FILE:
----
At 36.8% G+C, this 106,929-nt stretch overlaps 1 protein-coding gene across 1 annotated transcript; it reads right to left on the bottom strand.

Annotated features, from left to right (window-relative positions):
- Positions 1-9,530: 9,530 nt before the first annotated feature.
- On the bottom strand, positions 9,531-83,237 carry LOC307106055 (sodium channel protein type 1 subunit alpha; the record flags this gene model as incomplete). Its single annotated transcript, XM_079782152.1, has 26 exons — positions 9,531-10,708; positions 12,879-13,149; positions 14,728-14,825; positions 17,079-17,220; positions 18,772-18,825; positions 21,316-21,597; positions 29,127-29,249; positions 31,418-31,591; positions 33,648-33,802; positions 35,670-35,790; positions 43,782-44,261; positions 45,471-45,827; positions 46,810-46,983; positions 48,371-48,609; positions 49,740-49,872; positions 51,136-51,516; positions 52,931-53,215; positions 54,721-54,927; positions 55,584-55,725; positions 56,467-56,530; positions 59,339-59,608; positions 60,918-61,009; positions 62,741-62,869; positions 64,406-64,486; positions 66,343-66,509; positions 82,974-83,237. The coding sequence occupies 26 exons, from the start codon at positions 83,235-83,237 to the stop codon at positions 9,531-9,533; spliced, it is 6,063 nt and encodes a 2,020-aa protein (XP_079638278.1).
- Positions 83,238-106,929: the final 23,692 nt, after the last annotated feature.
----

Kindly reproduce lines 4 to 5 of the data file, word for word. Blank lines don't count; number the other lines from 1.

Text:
- On the bottom strand, positions 9,531-83,237 carry LOC307106055 (sodium channel protein type 1 subunit alpha; the record flags this gene model as incomplete). Its single annotated transcript, XM_079782152.1, has 26 exons — positions 9,531-10,708; positions 12,879-13,149; positions 14,728-14,825; positions 17,079-17,220; positions 18,772-18,825; positions 21,316-21,597; positions 29,127-29,249; positions 31,418-31,591; positions 33,648-33,802; positions 35,670-35,790; positions 43,782-44,261; positions 45,471-45,827; positions 46,810-46,983; positions 48,371-48,609; positions 49,740-49,872; positions 51,136-51,516; positions 52,931-53,215; positions 54,721-54,927; positions 55,584-55,725; positions 56,467-56,530; positions 59,339-59,608; positions 60,918-61,009; positions 62,741-62,869; positions 64,406-64,486; positions 66,343-66,509; positions 82,974-83,237. The coding sequence occupies 26 exons, from the start codon at positions 83,235-83,237 to the stop codon at positions 9,531-9,533; spliced, it is 6,063 nt and encodes a 2,020-aa protein (XP_079638278.1).
- Positions 83,238-106,929: the final 23,692 nt, after the last annotated feature.